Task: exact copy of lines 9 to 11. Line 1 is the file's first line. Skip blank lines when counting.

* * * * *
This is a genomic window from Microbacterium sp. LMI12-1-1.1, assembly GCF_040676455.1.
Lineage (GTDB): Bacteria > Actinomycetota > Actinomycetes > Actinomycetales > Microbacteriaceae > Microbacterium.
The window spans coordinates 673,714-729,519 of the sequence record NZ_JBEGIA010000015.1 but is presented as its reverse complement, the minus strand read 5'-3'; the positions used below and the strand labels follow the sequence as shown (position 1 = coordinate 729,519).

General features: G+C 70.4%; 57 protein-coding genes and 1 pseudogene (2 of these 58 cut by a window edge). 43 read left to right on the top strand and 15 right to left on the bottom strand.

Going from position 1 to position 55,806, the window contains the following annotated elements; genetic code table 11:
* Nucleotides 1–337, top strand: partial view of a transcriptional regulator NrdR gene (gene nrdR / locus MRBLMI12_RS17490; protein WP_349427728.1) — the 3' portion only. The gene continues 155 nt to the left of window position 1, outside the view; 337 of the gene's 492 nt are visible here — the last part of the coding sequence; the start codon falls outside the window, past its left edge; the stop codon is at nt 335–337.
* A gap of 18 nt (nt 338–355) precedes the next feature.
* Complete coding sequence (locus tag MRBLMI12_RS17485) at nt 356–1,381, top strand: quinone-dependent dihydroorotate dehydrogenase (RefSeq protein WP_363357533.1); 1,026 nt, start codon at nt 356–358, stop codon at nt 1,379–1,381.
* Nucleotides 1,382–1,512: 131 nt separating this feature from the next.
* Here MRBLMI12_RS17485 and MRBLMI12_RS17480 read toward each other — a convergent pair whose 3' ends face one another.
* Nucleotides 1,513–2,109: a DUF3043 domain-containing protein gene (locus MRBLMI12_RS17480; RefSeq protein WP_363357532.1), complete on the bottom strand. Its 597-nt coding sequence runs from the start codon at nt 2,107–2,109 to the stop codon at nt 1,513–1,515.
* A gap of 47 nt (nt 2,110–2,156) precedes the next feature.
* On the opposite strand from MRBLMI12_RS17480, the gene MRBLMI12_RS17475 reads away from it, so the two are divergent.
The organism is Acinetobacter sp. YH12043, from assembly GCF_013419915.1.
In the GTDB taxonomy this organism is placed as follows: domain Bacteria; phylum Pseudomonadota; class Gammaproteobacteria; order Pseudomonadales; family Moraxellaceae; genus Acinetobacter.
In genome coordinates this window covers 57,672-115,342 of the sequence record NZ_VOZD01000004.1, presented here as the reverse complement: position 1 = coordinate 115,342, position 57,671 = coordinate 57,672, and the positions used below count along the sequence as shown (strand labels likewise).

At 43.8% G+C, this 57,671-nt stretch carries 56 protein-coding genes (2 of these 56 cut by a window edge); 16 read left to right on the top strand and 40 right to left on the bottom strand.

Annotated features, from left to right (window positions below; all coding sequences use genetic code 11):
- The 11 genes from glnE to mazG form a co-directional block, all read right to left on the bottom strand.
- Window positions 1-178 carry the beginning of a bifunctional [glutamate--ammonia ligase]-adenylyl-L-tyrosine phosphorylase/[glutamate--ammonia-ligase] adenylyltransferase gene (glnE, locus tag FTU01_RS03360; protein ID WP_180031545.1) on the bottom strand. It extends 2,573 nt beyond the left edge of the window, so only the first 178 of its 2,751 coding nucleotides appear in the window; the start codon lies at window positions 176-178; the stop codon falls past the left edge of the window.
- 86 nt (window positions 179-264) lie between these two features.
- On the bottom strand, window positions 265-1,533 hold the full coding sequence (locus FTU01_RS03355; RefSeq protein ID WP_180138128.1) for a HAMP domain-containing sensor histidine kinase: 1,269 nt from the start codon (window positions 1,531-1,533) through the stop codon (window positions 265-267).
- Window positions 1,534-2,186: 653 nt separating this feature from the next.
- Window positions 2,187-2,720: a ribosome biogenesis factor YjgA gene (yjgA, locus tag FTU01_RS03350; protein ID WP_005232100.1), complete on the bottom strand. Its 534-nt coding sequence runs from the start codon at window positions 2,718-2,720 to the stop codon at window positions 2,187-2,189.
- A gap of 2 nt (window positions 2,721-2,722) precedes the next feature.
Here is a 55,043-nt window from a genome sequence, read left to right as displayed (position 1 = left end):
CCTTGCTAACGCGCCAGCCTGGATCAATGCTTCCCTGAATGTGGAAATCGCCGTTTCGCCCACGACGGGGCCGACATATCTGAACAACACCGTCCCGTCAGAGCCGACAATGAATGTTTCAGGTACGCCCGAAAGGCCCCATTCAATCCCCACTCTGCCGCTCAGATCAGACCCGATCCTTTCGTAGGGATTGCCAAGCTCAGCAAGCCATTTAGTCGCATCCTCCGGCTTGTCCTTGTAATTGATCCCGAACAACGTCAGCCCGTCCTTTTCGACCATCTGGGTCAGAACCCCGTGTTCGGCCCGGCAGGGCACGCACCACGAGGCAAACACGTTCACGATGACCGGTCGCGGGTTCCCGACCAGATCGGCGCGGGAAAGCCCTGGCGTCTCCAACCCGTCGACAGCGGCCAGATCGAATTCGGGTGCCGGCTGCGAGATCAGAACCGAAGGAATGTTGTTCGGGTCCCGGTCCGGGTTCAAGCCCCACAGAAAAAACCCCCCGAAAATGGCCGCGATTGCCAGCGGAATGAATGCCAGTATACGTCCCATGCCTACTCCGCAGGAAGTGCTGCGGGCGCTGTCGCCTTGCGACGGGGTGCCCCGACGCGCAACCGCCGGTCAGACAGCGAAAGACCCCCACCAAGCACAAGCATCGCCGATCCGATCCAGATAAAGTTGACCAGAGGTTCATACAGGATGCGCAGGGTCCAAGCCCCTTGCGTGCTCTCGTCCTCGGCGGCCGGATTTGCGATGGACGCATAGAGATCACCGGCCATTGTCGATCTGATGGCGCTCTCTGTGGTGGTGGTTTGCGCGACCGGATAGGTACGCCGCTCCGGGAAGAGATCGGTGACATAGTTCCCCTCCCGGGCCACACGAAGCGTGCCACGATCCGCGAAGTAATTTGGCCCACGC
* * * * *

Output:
* Nucleotides 1,382–1,512: 131 nt separating this feature from the next.
* Here MRBLMI12_RS17485 and MRBLMI12_RS17480 read toward each other — a convergent pair whose 3' ends face one another.
* Nucleotides 1,513–2,109: a DUF3043 domain-containing protein gene (locus MRBLMI12_RS17480; RefSeq protein WP_363357532.1), complete on the bottom strand. Its 597-nt coding sequence runs from the start codon at nt 2,107–2,109 to the stop codon at nt 1,513–1,515.